A new toxicity test with the Arctic algae Nitzschia frigida

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Eldridge, Rebecca
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There is a pressing need to understand the impact of emerging contaminants on Arctic ecosystems; however, most standard toxicity tests are for temperate species. The lack of Arctic-specific tests may result in an underestimation of harm to Arctic organisms and contribute to significant uncertainty in risk assessments. As well, of the Arctic species tests that exist there has been no assessment of their reliability and relevance for use in environmental risk assessment. To help address these concerns, this thesis consisted of two phases: first, we conducted a critical review on the current state of Arctic ecotoxicology where reported effects were summarized, methodological reliability and endpoint relevance were assessed, and future testing needs were identified. We developed an objective scoring system and evaluated a total of 48 individual studies capturing 39 tested compounds, 73 unique Arctic test species, and 95 distinct endpoints published from 1975 to 2021. Our analysis shows that of 253 test substance and species combinations scored, 207 (82%) failed to meet at least one critical study criterion that contributes to data reliability for use in risk assessment. Significant data gaps were identified as it related to standardized toxicity testing with Arctic species, diversity of compounds tested with these organisms, and the inclusion of ecologically relevant sublethal and chronic endpoints. In the second phase of the project, we developed a laboratory bioassay for the Arctic diatom Nitzschia frigida. We optimized culturing conditions by testing various environmental conditions to determine which combination resulted in the most growth within a 14-day period. Under the resulting optimized conditions, we exposed N. frigida to copper, zinc, and 1-methylnaphthalene, with concurrent exposures of the standard, temperate species Skeletonema costatum in order to compare sensitivity. The test was consistent and repeatable based on control performance and EC50 results across three trials. N. frigida demonstrated greater sensitivity than S. costatum to the two metals, but not to 1-methylnaphthalene. Overall, this thesis has identified a need for ongoing improvement in test conduct and reporting in the scientific literature to support effective risk assessments and has provided new tools to inform environmental risk assessments in Arctic regions.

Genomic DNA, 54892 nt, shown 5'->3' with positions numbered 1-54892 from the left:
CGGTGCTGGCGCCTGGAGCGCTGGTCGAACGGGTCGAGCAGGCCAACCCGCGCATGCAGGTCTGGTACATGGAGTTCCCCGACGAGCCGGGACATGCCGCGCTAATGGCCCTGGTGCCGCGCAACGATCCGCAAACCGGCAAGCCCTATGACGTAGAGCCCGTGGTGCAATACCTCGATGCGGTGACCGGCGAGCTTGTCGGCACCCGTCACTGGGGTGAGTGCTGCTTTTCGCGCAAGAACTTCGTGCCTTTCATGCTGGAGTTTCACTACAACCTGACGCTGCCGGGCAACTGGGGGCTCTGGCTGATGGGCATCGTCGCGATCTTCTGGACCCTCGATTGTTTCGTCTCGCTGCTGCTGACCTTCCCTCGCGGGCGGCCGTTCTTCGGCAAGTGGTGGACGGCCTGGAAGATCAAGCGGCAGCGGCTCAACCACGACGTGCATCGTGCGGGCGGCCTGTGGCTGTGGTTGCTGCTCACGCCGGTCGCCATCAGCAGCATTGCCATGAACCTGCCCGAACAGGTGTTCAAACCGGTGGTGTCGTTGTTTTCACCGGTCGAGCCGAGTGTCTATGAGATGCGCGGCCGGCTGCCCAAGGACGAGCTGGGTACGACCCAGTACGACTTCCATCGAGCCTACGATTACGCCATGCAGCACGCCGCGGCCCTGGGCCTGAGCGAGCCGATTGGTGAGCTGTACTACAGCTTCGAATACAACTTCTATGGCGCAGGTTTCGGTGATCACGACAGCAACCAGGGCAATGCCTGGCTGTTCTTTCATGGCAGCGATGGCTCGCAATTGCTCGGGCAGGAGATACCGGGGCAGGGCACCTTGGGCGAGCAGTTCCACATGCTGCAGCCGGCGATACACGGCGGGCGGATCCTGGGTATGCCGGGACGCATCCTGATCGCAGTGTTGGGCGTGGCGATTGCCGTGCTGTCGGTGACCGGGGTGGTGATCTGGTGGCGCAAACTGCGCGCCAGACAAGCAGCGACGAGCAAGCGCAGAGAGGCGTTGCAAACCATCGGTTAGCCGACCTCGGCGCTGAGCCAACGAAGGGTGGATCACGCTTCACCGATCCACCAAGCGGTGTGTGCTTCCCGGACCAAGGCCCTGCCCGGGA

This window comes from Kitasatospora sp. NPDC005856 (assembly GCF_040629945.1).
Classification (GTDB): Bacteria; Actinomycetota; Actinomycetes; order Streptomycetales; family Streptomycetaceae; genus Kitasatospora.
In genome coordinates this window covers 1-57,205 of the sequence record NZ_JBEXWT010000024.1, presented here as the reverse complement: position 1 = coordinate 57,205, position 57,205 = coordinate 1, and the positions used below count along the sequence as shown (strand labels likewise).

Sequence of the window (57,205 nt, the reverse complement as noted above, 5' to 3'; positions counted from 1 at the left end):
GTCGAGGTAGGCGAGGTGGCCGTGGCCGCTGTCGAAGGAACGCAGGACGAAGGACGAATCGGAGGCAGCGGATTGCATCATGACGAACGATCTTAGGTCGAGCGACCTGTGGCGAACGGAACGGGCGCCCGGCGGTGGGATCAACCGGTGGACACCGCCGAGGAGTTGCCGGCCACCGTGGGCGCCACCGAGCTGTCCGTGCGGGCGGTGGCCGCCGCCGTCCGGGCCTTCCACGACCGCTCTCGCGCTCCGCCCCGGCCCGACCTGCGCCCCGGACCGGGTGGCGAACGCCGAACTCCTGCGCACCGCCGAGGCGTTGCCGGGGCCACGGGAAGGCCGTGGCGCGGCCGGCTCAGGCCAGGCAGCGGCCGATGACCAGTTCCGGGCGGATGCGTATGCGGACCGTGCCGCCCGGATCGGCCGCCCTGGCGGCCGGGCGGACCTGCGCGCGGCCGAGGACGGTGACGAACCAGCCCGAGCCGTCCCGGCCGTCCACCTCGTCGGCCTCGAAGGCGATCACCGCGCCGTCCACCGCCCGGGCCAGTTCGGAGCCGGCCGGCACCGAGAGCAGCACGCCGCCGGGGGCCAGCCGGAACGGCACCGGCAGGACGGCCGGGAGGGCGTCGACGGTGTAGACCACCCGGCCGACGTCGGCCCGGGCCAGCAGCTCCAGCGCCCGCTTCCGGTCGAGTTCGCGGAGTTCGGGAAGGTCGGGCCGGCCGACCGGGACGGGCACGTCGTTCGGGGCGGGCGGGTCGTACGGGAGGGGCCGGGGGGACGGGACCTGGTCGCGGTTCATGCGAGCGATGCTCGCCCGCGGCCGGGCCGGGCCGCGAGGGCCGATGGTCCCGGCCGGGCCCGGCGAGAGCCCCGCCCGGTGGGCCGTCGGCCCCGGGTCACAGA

Aquatic toxicology, Bioassays, Environmental risk assessment, Marine toxicity tests, Reliability, Strength of methods, Arctic, Diatoms
Eldridge, R. J., de Jourdan, B. P., & Hanson, M. L. (2022). A Critical Review of the Availability, Reliability, and Ecological Relevance of Arctic Species Toxicity Tests for Use in Environmental Risk Assessment. Environmental toxicology and chemistry, 41(1), 46–72. https://doi.org/10.1002/etc.5247